"Everyone should get to decide not only what they can do with their own bodies (such as the carrying and/or having of a baby or not), but also the labels that go with their bodies, as well."
What Do You Mean When You Say "Father" and "Mother?"
What if the father is the one whose body is housing the baby?
Consider Thomas Beatie, the famous "pregnant man." Beatie, a female to male transgender individual, received donation sperm and delivered his baby via C-section, despite doctors' warnings. Meanwhile, his wife Nancy's body was not holding the baby.
So now I ask you-- should the father have a say in the pregnancy? Should he get to decide if the baby is aborted? Absolutely, as it is his body in question.
Do not assume that only women can become pregnant, and do not assume that all "males" become pregnant, either. For example, it is commonly said that male pregnancy is found in sea horses. But to that I ask, "Was that you defining their bodies and determining them to be male, or them doing that?" The problem with assuming that X-gender can or cannot become pregnant often creates lack of autonomy, or lack of self-determination of what one's body is.
Beyond that, do not assume that you can determine what parts of others' bodies are, either. For example, do not say that "uterus-havers," or "penis-havers" or anything, do certain things. Some may not identify their parts as being certain things, and I mean this for all parts. Do not assume that everyone has a mouth, hands, or anything; just because you call your parts certain things does not mean that others do as well.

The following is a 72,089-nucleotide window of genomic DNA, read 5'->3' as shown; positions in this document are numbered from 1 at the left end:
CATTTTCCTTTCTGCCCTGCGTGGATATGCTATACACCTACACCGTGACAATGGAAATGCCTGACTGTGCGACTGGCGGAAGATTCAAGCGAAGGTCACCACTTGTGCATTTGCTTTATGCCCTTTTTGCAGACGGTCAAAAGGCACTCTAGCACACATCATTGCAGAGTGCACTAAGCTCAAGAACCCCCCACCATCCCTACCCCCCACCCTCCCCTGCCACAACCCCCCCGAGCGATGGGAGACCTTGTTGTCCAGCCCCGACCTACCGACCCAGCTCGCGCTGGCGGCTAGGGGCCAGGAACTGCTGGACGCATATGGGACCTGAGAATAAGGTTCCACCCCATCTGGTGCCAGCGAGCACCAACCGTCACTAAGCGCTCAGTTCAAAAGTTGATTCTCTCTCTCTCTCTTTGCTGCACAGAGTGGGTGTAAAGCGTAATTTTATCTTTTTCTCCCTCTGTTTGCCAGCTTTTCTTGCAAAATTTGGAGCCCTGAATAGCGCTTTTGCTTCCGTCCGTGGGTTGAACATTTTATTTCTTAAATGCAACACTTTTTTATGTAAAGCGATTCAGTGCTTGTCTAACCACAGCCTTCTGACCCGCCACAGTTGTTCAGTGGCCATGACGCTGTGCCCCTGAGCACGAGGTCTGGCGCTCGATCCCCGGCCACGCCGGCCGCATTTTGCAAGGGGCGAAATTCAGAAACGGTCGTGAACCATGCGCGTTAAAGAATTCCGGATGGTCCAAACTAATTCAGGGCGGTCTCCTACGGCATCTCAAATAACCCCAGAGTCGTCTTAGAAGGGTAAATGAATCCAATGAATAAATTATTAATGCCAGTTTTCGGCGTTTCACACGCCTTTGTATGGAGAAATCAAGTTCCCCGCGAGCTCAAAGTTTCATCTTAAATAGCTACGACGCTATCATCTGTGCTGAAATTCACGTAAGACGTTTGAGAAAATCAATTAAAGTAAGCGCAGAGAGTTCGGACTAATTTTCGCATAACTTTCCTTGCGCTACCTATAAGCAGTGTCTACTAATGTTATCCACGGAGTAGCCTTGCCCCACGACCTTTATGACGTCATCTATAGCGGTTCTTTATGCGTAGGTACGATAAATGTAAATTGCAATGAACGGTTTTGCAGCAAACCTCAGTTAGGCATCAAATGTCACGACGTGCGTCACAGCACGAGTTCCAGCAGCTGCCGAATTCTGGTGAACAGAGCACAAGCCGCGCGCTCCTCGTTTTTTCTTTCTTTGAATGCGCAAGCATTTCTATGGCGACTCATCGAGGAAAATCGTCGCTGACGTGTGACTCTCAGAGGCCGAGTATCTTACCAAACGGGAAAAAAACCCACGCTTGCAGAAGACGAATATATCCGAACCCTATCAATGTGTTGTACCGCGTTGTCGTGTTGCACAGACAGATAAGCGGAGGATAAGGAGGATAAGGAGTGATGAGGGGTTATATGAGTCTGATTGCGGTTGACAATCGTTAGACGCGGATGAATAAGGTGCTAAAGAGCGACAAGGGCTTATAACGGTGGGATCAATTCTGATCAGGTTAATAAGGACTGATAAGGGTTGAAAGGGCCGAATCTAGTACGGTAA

This can not only cause dysphoria, but it is an oppressive act in general. While I won't say that common naming of parts does not have its advantages (such as in medicine), it nonetheless can contribute to homogenized narrative experiences and policing of bodies.
Rather, everyone should get to decide not only what they can do with their own bodies (such as the carrying and/or having of a baby or not), but also the labels that go with their bodies, as well.